The story is about Helen, a girl who arrives in Vietnam as a novice photographer, ostensibly choosing Vietnam because she wants to discover more about the circumstances of her brother’s death as a soldier. It becomes clear however, that Helen’s own nature has led her there and, now that she is in Vietnam, is intrigued by the land and people. But the overarching theme of the novel is really the addictions that war junkies (the hard core soldiers, the correspondents and photographers who stay on and, the civilians who remain) both relish and suffer despite common sense and the relationships that would otherwise temper risky choices.

The book opens with the fall of Saigon. The listener becomes a voyeur of events that unfold during that day in April 1975 when the crush of people motivated by fear and desperation struggle to escape the approaching conquering armies. The listener follows Helen, the veteran female war photographer as she negotiates the physical and psychological detritus of the city. It becomes clear that this is not your musical, Miss Saigon. Images of the day imprint upon the mind’s eye as much as a newspaper photograph would, a clever literary technique given the protagonist’s profession. This photograph-as-prose approach is subtle in the beginning and more obvious later when certain scenes are literally framed.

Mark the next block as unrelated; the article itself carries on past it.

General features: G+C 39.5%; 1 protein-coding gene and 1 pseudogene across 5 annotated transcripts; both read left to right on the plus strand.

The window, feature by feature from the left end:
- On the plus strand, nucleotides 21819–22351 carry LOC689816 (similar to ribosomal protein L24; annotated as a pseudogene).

Kirsten Potter’s voice is very cool, calm and detached and, appropriate for the novel. Her voice is clear and transparent enough to tell the story and very subtle changes in her tone convey a shift in mood and/or speaker and, accents are used sparingly. The listener is relegated to the third person omniscient POV from the onset of the book and remains there as the author intends. And therein lies my quibble. I don’t want distance from the events. I want to feel them. And I don’t. Still, the highly descriptive prose and the writing technique make this a worthwhile listen. Just don't expect Matterhorn.


  1. Guess I need to read Matterhorn first then :)